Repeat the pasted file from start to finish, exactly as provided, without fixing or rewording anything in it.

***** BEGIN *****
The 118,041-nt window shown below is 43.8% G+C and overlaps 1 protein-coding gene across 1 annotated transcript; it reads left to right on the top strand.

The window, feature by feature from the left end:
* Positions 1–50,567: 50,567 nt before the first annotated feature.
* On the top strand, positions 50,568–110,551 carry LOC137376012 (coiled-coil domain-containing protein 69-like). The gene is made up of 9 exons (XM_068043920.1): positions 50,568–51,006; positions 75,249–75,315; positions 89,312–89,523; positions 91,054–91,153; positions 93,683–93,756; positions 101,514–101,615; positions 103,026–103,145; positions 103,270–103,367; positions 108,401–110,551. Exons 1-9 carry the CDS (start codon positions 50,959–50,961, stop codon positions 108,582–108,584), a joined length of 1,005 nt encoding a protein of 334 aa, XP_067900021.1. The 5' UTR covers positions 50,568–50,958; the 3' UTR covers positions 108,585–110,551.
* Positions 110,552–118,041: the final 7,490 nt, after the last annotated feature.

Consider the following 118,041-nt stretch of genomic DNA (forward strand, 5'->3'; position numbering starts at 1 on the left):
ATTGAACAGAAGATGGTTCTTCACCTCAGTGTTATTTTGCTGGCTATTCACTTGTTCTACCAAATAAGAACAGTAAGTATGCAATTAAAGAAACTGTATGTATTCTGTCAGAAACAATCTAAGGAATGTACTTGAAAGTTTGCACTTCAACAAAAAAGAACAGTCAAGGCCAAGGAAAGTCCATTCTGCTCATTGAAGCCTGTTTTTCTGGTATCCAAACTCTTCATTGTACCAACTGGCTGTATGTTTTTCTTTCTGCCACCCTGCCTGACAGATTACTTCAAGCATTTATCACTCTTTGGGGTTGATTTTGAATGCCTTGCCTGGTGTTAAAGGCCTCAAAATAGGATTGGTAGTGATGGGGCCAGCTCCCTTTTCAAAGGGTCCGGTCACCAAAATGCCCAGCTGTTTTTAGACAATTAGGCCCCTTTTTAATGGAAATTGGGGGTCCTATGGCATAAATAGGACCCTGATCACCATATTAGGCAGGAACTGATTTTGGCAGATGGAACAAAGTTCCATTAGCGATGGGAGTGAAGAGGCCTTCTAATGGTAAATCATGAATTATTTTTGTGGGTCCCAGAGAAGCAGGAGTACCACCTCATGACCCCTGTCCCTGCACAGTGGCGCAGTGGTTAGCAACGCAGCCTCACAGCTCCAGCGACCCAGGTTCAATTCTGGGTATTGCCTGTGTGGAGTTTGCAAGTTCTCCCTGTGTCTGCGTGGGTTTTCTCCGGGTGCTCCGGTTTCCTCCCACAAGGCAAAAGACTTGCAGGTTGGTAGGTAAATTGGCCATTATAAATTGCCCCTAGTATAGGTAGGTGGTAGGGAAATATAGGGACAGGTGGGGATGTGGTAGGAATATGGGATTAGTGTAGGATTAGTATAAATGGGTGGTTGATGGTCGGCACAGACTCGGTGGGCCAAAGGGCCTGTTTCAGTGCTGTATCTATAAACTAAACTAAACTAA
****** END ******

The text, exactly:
The 118,041-nt window shown below is 43.8% G+C and overlaps 1 protein-coding gene across 1 annotated transcript; it reads left to right on the top strand.

The window, feature by feature from the left end:
* Positions 1–50,567: 50,567 nt before the first annotated feature.
* On the top strand, positions 50,568–110,551 carry LOC137376012 (coiled-coil domain-containing protein 69-like). The gene is made up of 9 exons (XM_068043920.1): positions 50,568–51,006; positions 75,249–75,315; positions 89,312–89,523; positions 91,054–91,153; positions 93,683–93,756; positions 101,514–101,615; positions 103,026–103,145; positions 103,270–103,367; positions 108,401–110,551. Exons 1-9 carry the CDS (start codon positions 50,959–50,961, stop codon positions 108,582–108,584), a joined length of 1,005 nt encoding a protein of 334 aa, XP_067900021.1. The 5' UTR covers positions 50,568–50,958; the 3' UTR covers positions 108,585–110,551.
* Positions 110,552–118,041: the final 7,490 nt, after the last annotated feature.

Consider the following 118,041-nt stretch of genomic DNA (forward strand, 5'->3'; position numbering starts at 1 on the left):
ATTGAACAGAAGATGGTTCTTCACCTCAGTGTTATTTTGCTGGCTATTCACTTGTTCTACCAAATAAGAACAGTAAGTATGCAATTAAAGAAACTGTATGTATTCTGTCAGAAACAATCTAAGGAATGTACTTGAAAGTTTGCACTTCAACAAAAAAGAACAGTCAAGGCCAAGGAAAGTCCATTCTGCTCATTGAAGCCTGTTTTTCTGGTATCCAAACTCTTCATTGTACCAACTGGCTGTATGTTTTTCTTTCTGCCACCCTGCCTGACAGATTACTTCAAGCATTTATCACTCTTTGGGGTTGATTTTGAATGCCTTGCCTGGTGTTAAAGGCCTCAAAATAGGATTGGTAGTGATGGGGCCAGCTCCCTTTTCAAAGGGTCCGGTCACCAAAATGCCCAGCTGTTTTTAGACAATTAGGCCCCTTTTTAATGGAAATTGGGGGTCCTATGGCATAAATAGGACCCTGATCACCATATTAGGCAGGAACTGATTTTGGCAGATGGAACAAAGTTCCATTAGCGATGGGAGTGAAGAGGCCTTCTAATGGTAAATCATGAATTATTTTTGTGGGTCCCAGAGAAGCAGGAGTACCACCTCATGACCCCTGTCCCTGCACAGTGGCGCAGTGGTTAGCAACGCAGCCTCACAGCTCCAGCGACCCAGGTTCAATTCTGGGTATTGCCTGTGTGGAGTTTGCAAGTTCTCCCTGTGTCTGCGTGGGTTTTCTCCGGGTGCTCCGGTTTCCTCCCACAAGGCAAAAGACTTGCAGGTTGGTAGGTAAATTGGCCATTATAAATTGCCCCTAGTATAGGTAGGTGGTAGGGAAATATAGGGACAGGTGGGGATGTGGTAGGAATATGGGATTAGTGTAGGATTAGTATAAATGGGTGGTTGATGGTCGGCACAGACTCGGTGGGCCAAAGGGCCTGTTTCAGTGCTGTATCTATAAACTAAACTAAACTAA